Or, since my mother is so healthy, we could go all out. Of course, she is absolutely worth it, so maybe I’d splurge and make a French Jam Tart, remembering the days we walked all over Paris trying to find one Museum that was open and finally surrendered for warm pastry and tea. We found then that the treasure of Paris is really there: in the cafes and patisseries, on the streets, and in the parks. “In the everyday; just like life,” we might have said.
Every day is Mother’s Day on this Blog, since it is a site entirely devoted to celebrating the wise and loving gifts of Mother Earth. But on this one day of the year, our official Mother’s Day, I celebrate my own mother whose mothering simply astounds me.
Thank you, Mom, for your endless and selfless gifts! I am so blessed to have your love, devotion, wisdom, forgiveness and support. You, and the brother and sisters you gave me, sustain and encourage my life in countless ways. I send you waves and waves of love today and every day.
Happy Mother’s Day!
On this important day, I would like to invite you to watch a short video on Extraordinary Moms, hosted by Julia Roberts and created by my extraordinary friends Amy & Kathy Eldon, who, like my mother and your mother, are themselves extraordinary mothers. For every 20 times this XO MOMS Video is viewed, Humanity International will provide a mosquito net to a mother, and family in need, in Ghana to prevent Malaria.
We had our annual Spring Detox Workshop on Sunday, the day of the Spring Equinox, which is always a joyful way to begin the season. It is like a celebration of emergence ~ from the darkness of winter, from the deep interior, from the cave of the heart ~ into a world of light, to a communal dance in a human garden of blossoming radiance.
After circulating, stretching, compressing and twisting the body for two hours we settled into a deep restorative Yoga Nidra to extend the detoxification to mind and heart. By the end, thirty of us committed to keeping our minds pure by keeping the television off, and to keeping the heart alive by spending more time in nature.
We also committed to the annual Spring Detox 21 Day Challenge, which I have posted here. It is a simple plan for eating clean, natural, seasonal foods that help the body eliminate winter’s accumulation. We love company so if you would like to join us, please do. Just click the “Like” button below, or email me to let us know you are in.
Lately, with all the health-store, take-home boxes of Detox, many people tell me they are following a plan they bought. While I am sure that is helpful, I want to remind you that it can be easier. Spring is the time for internal cleansing. Nature knows that, and so provides at this time all the foods that best support detoxification. If you eat the harvest from your own, your neighbor’s, or your local farmer’s garden, you will naturally have a comfortable, nourishing cleanse.
It is hard to make money off that simple, potent truth, so it is not advertised. But liberating ourselves from commercially driven habits makes this Detox all the more empowering, and helps cleanse the mind and our beliefs, which is the beginning point for all true, enduring health.
So, let your food be your medicine. Allow nature to take care of you. After all, you are nature. Eating according to nature’s seasonal bounty stimulates the natural intelligence in you to adapt, heal, nourish, cleanse, revitalize and really come alive in this season of joy.
The 21 Day Challenge
Before you begin ~ it is always best to consult with an Ayurvedic professional to tailor your diet to your particular constitution. If you have a chronic illness, are very thin, or feel depleted, please consult your health-care professional before beginning any cleanse.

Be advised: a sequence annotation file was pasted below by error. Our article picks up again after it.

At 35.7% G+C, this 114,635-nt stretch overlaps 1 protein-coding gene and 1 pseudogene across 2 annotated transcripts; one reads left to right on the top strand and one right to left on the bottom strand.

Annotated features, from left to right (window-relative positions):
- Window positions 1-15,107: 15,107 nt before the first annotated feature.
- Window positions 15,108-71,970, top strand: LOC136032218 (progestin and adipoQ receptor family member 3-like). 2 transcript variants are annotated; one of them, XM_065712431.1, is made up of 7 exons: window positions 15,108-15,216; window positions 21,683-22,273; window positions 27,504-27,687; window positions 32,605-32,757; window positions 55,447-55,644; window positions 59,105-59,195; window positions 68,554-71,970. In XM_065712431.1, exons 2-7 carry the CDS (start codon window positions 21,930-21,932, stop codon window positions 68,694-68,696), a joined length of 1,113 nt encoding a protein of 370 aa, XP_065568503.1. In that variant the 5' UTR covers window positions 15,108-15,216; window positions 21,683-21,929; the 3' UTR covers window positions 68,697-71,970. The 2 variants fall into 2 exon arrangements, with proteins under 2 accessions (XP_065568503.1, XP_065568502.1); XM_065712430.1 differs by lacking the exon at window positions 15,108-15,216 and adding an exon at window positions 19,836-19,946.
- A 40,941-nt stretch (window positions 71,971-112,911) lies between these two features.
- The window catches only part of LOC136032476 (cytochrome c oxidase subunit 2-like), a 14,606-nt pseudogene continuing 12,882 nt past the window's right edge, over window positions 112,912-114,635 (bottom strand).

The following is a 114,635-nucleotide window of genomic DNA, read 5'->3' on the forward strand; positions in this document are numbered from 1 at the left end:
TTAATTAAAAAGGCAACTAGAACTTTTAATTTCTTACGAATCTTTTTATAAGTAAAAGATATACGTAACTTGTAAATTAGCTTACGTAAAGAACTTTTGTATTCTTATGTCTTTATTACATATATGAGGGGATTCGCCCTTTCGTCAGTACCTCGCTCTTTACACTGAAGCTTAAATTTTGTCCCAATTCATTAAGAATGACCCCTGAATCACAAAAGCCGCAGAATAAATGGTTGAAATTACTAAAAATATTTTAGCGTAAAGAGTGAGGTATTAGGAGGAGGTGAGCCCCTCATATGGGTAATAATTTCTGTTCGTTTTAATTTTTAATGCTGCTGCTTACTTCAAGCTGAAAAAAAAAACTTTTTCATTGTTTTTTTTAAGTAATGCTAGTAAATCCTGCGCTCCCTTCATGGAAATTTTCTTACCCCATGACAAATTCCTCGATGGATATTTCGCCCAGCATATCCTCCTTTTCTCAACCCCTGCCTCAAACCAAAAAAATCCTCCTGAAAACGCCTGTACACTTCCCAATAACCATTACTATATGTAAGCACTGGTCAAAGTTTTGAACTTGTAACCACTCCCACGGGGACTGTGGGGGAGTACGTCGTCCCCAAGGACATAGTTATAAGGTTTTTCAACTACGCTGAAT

Drink warm water with fresh squeezed lemon juice first thing in the morning and throughout the day to increase cellular detoxification.
Eat fresh nourishing foods, including whole grains, beans and vegetables lightly cooked with small amounts of healthy oils such as olive oil, safflower oil, or ghee.
To stoke your digestive fire, sip ginger tea with your meals and spice your food with warm pungent herbs such as ginger, garlic, cinnamon, cardamom, clove, basil, oregano, pepper, and chilies.
Check out your local Farmer’s Market to see what is in season now. This is a great time to explore the immense variety of Spring vegetables and learn delicious ways they can be prepared.
While at the Market, load up on everything green as Spring Greens are the most detoxifying of foods. Greens are bitter, astringent and, those that ripen in Spring are often fiery, pungent. They are easy and quick to cook and colorfully complement a bowl of beans for a slimming, yet strengthening, protein-packed, power lunch.
Include grains with your meals but lighten up with cereals like barley, millet (as in couscous), buckwheat groats, rye and quinoa. Barley is an excellent cleanser of the digestive system and urinary tract. Buckwheat is considered a “light grain,” but is actually a fruit, with more protein than any of the other “grains.”
A piece of fruit, warmed or at room temperature, makes a great snack. The citrus fruits now in season have enough sour taste to stoke the metabolic fires, while their bitter peel are loaded with anti-histamine and anti-inflammatory zest. You can grate the rind and whisk it into salad dressings or sprinkle over cooked greens.
Be sure to eat fruit on its own – one type at a time, an hour away from meals. Otherwise it ferments in the gut, jamming digestion and increasing the toxic load. On the other hand, cooked fruit, such as a Spiced Citrus Compote that marries the fruits of Spring, is easy on digestion, and even stimulates elimination in the morning. Cooking fresh fruit into your grains for breakfast, with a dash of cinnamon or cardamom, is a powerful, and delicious, way to start the day.